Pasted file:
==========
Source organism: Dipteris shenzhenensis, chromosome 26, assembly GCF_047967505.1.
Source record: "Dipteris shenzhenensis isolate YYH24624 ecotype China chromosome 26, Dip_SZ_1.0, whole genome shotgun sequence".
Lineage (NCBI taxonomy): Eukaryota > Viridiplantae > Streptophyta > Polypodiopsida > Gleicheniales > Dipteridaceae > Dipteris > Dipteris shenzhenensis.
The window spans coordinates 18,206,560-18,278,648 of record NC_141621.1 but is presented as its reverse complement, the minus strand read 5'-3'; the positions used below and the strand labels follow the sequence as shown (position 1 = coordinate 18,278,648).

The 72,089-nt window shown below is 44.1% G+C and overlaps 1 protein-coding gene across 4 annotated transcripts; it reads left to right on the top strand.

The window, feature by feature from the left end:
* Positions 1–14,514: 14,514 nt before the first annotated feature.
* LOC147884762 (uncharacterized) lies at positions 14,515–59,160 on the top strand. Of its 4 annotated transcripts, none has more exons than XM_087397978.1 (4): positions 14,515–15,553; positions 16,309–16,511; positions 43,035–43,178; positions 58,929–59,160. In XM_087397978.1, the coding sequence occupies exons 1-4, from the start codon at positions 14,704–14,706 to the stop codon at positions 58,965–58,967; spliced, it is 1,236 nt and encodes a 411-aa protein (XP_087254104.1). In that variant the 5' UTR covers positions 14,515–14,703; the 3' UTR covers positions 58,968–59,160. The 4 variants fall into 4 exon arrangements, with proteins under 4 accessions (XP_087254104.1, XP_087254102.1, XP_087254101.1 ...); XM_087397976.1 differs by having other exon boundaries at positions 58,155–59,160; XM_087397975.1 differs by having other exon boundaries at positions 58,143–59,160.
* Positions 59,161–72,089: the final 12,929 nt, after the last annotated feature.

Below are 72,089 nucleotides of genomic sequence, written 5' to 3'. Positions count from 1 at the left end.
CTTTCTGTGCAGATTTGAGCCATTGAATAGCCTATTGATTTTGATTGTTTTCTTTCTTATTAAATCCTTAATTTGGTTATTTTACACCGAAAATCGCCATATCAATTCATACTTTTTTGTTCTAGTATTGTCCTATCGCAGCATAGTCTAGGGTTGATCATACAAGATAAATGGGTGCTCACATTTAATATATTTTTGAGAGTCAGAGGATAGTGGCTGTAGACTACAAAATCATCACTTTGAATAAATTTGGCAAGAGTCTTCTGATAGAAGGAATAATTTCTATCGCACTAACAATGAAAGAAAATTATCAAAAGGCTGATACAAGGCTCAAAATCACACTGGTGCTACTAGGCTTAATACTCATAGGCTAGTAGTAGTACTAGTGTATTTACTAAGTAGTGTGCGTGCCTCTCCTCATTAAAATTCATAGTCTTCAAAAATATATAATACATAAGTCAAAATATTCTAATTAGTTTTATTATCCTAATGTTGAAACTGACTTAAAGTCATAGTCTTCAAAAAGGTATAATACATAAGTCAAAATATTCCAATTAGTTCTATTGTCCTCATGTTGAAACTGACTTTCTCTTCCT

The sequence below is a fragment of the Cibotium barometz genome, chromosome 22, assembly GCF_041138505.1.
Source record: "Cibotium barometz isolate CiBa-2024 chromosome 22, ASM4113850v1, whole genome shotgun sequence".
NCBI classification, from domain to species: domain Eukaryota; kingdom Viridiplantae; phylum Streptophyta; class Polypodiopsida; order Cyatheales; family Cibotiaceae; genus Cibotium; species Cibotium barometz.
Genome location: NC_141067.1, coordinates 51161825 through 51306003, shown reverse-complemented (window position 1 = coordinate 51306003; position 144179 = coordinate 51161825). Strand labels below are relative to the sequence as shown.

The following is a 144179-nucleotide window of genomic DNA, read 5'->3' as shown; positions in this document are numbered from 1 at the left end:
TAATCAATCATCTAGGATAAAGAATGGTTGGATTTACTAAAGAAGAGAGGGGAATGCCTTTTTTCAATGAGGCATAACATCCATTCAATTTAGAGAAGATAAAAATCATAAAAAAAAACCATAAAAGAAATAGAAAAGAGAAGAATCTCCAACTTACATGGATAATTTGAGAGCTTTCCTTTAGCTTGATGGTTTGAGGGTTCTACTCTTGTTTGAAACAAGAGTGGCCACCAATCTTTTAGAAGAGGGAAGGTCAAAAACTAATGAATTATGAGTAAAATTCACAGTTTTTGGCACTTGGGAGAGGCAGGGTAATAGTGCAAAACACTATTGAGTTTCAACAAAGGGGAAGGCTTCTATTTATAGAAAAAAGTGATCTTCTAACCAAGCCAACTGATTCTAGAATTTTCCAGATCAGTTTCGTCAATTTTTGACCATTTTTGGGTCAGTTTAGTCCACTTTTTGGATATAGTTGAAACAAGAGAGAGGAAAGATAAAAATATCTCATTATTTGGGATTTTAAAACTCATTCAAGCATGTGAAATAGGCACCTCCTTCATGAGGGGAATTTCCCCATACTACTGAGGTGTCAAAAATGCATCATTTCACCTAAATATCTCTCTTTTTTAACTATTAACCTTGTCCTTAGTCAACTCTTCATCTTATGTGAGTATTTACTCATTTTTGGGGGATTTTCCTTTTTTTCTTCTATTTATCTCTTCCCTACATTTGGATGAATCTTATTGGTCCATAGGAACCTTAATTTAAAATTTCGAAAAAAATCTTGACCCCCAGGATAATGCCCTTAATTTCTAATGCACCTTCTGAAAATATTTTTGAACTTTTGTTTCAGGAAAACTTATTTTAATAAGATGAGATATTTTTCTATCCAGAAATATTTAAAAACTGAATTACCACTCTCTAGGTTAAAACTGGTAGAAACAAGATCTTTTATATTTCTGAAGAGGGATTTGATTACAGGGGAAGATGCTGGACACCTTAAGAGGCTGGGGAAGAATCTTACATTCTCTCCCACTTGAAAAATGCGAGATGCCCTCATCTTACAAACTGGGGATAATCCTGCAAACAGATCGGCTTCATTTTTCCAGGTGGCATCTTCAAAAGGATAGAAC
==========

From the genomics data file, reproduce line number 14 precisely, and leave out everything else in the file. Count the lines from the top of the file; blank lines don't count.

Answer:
NCBI classification, from domain to species: domain Eukaryota; kingdom Viridiplantae; phylum Streptophyta; class Polypodiopsida; order Cyatheales; family Cibotiaceae; genus Cibotium; species Cibotium barometz.